Alex Meixner will be there again this year, as well as Mollie B and Ted Lange. Star-studded! We take the stage Saturday and Sunday nights.
Update: Theresa Parker saw BC perform at the National Polka Fest. The group is always one of the most popular at the festival, and once again played to standing room only crowds.
Back to the newsletter: Speaking of performing, as most of you know, or remember, we used to travel all over regularly. We did it with varying degrees of intensity for over 35 years. It was just part of the deal. Well, things have changed. We still go out a few times a year and just might show up anywhere. Last summer we played a Carnegie Hall-produced show at Bryant Park in NYC. Still a typical event, but we’re just not really into career-building anymore. You know, we are what we are, and no longer much interested in knocking ourselves out to increase our fame. There are new, more efficient ways to spread the word, as fewer and fewer regular folks go out to live music venues.
But back to the nuts and bolts of touring and the unpredictable rewards, just the basics, like getting from Denton to wherever is so much more challenging than before. If you drive, highway construction will stop you 100 times between here and New York City. And everywhere you stop is generally very crowded with other travelers. On top of that, hauling around 4-6 humans who are used to a certain level of well-deserved comfort is expensive. Five hotel rooms, every night of a two-week run can add up. I peruse the motel/hotel reviews myself and book the rooms. The average rating’s gotta be 7 out of 10 or higher.
And flying is a nightmare. Carrying on guitars and accordions and horns used to be super easy. No big deal. If they wouldn’t fit overhead, the attendants would let us put them in the little closet with the bridal gowns. Those days are long gone. But, also, if you fly you have to rent a vehicle or two and most of your stage gear (amps, keyboards, drums, etc.) when you arrive at your location, which is a huge drag and then you’re not even playing on your own stuff. And the sustain pedal is always missing.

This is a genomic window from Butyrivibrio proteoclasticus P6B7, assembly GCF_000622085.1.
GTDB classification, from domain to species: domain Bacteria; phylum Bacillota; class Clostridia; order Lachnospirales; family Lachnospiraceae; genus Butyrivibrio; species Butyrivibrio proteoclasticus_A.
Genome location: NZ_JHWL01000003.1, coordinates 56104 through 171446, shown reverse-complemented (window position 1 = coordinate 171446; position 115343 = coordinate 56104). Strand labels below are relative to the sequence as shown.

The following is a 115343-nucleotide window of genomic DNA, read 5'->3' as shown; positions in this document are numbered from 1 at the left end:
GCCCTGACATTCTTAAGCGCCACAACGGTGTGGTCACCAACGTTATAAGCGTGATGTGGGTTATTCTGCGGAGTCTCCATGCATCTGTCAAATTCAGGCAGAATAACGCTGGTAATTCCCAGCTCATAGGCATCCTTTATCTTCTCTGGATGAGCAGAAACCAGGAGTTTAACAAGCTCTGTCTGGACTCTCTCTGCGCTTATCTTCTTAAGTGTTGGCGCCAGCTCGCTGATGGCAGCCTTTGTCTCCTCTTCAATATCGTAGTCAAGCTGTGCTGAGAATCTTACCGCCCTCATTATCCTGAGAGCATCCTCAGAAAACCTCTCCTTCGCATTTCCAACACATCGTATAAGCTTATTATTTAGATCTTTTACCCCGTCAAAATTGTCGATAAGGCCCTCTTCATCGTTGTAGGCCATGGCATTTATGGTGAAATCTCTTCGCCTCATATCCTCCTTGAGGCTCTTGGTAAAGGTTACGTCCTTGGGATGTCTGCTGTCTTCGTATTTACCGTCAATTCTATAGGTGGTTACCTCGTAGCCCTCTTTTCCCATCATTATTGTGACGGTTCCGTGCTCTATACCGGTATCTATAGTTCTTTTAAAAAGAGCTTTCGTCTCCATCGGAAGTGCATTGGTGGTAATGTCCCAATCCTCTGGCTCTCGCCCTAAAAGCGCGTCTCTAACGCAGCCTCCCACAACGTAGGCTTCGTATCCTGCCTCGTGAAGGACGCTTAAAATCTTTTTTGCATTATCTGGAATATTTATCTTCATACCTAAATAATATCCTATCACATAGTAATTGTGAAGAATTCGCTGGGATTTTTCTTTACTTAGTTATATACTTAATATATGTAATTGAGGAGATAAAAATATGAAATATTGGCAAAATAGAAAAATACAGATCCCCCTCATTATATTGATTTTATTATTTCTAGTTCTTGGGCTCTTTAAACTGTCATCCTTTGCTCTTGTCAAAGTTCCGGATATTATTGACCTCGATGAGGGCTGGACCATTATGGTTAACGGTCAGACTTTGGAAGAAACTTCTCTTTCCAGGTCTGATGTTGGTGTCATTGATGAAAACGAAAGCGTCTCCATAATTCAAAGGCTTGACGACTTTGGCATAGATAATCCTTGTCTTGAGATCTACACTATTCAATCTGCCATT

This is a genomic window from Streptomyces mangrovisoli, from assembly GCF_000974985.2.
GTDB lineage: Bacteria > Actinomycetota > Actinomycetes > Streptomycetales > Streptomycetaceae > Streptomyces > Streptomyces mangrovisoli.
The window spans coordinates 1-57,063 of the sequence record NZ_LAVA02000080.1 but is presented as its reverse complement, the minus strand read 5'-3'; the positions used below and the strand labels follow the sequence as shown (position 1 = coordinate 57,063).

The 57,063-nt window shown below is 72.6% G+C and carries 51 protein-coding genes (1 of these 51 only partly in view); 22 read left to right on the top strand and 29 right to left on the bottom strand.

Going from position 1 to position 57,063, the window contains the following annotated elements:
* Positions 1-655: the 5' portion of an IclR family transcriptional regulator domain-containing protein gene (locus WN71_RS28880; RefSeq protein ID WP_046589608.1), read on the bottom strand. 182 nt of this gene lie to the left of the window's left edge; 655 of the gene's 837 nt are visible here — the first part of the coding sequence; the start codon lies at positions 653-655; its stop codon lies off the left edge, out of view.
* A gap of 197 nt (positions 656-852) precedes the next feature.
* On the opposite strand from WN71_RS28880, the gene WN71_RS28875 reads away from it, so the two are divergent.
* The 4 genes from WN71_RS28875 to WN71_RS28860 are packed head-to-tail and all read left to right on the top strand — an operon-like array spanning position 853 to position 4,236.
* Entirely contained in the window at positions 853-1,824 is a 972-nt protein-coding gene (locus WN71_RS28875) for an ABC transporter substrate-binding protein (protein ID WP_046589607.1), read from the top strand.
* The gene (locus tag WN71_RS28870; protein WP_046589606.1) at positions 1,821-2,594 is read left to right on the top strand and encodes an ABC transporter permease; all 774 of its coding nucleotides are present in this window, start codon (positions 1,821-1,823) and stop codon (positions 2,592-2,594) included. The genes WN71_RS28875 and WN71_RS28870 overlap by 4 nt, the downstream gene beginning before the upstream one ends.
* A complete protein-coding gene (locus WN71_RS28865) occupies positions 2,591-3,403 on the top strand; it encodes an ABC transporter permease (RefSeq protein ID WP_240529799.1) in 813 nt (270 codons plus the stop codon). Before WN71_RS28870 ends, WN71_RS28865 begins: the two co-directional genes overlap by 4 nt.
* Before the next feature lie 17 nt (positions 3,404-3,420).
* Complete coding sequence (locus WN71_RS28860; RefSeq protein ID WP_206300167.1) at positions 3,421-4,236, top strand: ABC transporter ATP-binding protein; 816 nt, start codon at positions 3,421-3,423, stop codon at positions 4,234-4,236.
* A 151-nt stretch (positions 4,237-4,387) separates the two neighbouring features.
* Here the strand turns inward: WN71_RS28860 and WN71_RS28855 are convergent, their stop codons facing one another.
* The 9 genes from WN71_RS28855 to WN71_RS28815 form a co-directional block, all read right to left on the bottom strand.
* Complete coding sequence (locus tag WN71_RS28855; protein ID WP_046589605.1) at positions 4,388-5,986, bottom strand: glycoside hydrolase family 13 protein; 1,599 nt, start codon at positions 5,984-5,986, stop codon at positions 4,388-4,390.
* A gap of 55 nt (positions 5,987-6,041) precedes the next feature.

On top of these logistical issues, the money for a band such as Brave Combo is about the same as it was 10-15 years ago, but expenses have risen a lot. Plus, the club scene, across the board, was a happier, healthier place 10-15 years ago. We used to count on having good weekday club shows between anchor dates on the road. Those pesky Mondays, Tuesdays and Wednesdays. But, as everyone knows, live music, at the club level is at an all-time low, attendance-wise, unless the club is hosting cover or tribute bands. And in Texas and Oklahoma, young country acts.
So, we have taken a much less aggressive approach toward long-distance travel (but if the situation and the $ is right, we’re there) and are trying to limit our number of shows a year to just those with obvious value beyond “just a gig for the night.” Thankfully, for Brave Combo, but not so good for faraway fans, we tend to get plenty of good offers (knock on wood) within 7-8 hours of Denton every year. This means I am home with my animals more, able to be in the recording studio more, able to concentrate on creative efforts, like video, more and that sounds way better than spending hours and hours in a van or a plane.
Brave Combo has visited a lot of places. One night we were about to play in Berlin and the opening act, a local German punk polka band, started their set with our song Do Something Different. The first time I visited ROLLING STONE magazine in NYC I met Bill Murray on the elevator. One time in Hollywood, Brave Combo shared a backstage dressing room area with Phyllis Diller and Shecky Greene the time we played the Jerry Lewis Labor Day Telethon.